How Much Do You Invest In Yourself?

Changing Perspectives

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I have an investment question for you. Of the following two banks, which would you choose?

Bank A

  • Sometimes the staff members smile at you and remember your name
  • Sometimes the staff members ignore you or unload their personal problems onto you
  • If you walk into the bank, disheveled and clearly hurting, chances are the staff will not ask you what’s bothering you
  • Word sometimes gets back to you that some of the staff talk negatively about you when you aren’t there
  • Their hours of availability are inconvenient for you
  • You have to pay a hefty fee anytime you walk into the bank or access your funds
  • Anytime there are issues with your funds and you have tried to address it, the bank refuses to take responsibility and you often have to pay more money to fix the issue
  • Some people in your life think using this bank is “the right thing to do” because they’ve been your bank for a long time

Bank B

  • Fees are much more reasonable (if any) and most of the time you earn interest on your funds
  • Staff greet you by your first name and remember personal details about you — often even asking how things are going
  • The bank acknowledges you when good things happen in your life
  • The bank has regular customer appreciation events
  • They are almost always available and open
  • Anytime there are issues with your funds and you have tried to address it, an acceptable resolution has occurred

So, which option would you choose?

What if the options were not banks but people in your life and what if the funds were not money but emotional energy? Would your choice change? Why?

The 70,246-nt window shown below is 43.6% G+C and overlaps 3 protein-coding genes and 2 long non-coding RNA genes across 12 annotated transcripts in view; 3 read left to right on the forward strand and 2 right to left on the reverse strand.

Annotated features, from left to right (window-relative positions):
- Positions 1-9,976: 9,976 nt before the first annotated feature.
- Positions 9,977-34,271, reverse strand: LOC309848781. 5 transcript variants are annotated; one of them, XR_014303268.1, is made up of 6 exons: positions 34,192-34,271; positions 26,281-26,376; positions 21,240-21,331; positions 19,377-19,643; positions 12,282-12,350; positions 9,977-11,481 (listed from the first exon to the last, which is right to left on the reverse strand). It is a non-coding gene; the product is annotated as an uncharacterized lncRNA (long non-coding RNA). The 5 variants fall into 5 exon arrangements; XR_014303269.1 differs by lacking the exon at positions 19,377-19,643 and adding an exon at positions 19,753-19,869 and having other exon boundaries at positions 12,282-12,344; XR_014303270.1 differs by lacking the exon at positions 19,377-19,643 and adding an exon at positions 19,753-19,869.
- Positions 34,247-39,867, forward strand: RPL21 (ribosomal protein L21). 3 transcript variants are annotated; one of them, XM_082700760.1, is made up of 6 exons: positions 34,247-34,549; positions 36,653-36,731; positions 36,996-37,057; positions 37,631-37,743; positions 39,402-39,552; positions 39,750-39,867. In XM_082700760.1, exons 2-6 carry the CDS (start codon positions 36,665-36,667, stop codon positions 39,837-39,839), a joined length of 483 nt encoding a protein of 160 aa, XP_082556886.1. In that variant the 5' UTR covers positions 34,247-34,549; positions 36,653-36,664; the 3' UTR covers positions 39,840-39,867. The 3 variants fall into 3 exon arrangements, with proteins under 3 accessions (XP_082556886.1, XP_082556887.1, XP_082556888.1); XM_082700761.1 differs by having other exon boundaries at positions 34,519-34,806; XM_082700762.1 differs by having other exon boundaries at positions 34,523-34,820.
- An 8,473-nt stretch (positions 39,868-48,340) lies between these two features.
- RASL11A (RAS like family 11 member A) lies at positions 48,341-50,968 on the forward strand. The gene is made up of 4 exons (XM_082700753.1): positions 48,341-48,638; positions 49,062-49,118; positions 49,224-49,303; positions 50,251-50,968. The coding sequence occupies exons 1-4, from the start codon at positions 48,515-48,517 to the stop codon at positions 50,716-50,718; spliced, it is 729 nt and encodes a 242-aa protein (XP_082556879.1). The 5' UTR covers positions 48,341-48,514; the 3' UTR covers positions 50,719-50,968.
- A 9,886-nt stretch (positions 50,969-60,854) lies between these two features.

No. Really. Ask yourself why?

Often in psychotherapy, I start to see patterns among clients. Perhaps it’s the time of year or phases of the moon or something I don’t understand like Mercury in Retrograde or El Nino. Or, maybe it’s just me. Whatever the reason, lately I have seen a pattern emerge in many of my sessions — the expense of emotional energy.

What is emotional energy?

I like to think of emotional energy as money. It’s the emotional cost of doing something. Think about Bank A and Bank B. Now think about the people in your life. Which people would you categorize under Bank A? Which would you categorize under Bank B? Think about your last encounter with someone from Bank A. Maybe it was a phone call, a party, a work meeting, a vacation. How much did it cost you emotionally to participate in that encounter? Did you find yourself emotionally drained afterwards? Did you text someone from Bank B after the encounter and say, “I need a glass of wine. Stat!” Did you go home and overreact by snapping at your spouse or your children? Did you skip a workout because you were too drained? Did you push yourself super hard at the gym because you needed to process the encounter? Did you turn your radio up really loud in your car? Did you cry? If you had any of these responses, then it’s safe to say that the encounter was probably emotionally costly for you. You invested a whole lot of energy into being with that person and you didn’t get anything back of value in return. In fact, it cost you to be with them.

Now, think about your last encounter with someone from Bank B. What was that experience like for you? How much did it cost you emotionally? Did you actually feel that it recharged you emotionally? These are the people we need to be focusing on in our lives. These are the people we need in our lives. They fill us up. They make us rich, emotionally.

But, how do you manage these people in your life that are emotionally costly? How do you handle Bank A? Well, you have three choices:

1. End your relationship with them.